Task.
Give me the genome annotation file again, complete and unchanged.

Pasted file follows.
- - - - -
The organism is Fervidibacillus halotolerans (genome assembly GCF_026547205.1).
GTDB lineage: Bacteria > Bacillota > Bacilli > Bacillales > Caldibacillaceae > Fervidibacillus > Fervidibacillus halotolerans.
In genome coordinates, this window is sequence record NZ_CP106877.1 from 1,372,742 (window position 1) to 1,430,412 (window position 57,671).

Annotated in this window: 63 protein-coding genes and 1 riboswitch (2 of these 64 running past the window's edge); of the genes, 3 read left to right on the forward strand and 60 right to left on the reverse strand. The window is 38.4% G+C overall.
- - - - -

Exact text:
The organism is Fervidibacillus halotolerans (genome assembly GCF_026547205.1).
GTDB lineage: Bacteria > Bacillota > Bacilli > Bacillales > Caldibacillaceae > Fervidibacillus > Fervidibacillus halotolerans.
In genome coordinates, this window is sequence record NZ_CP106877.1 from 1,372,742 (window position 1) to 1,430,412 (window position 57,671).

Annotated in this window: 63 protein-coding genes and 1 riboswitch (2 of these 64 running past the window's edge); of the genes, 3 read left to right on the forward strand and 60 right to left on the reverse strand. The window is 38.4% G+C overall.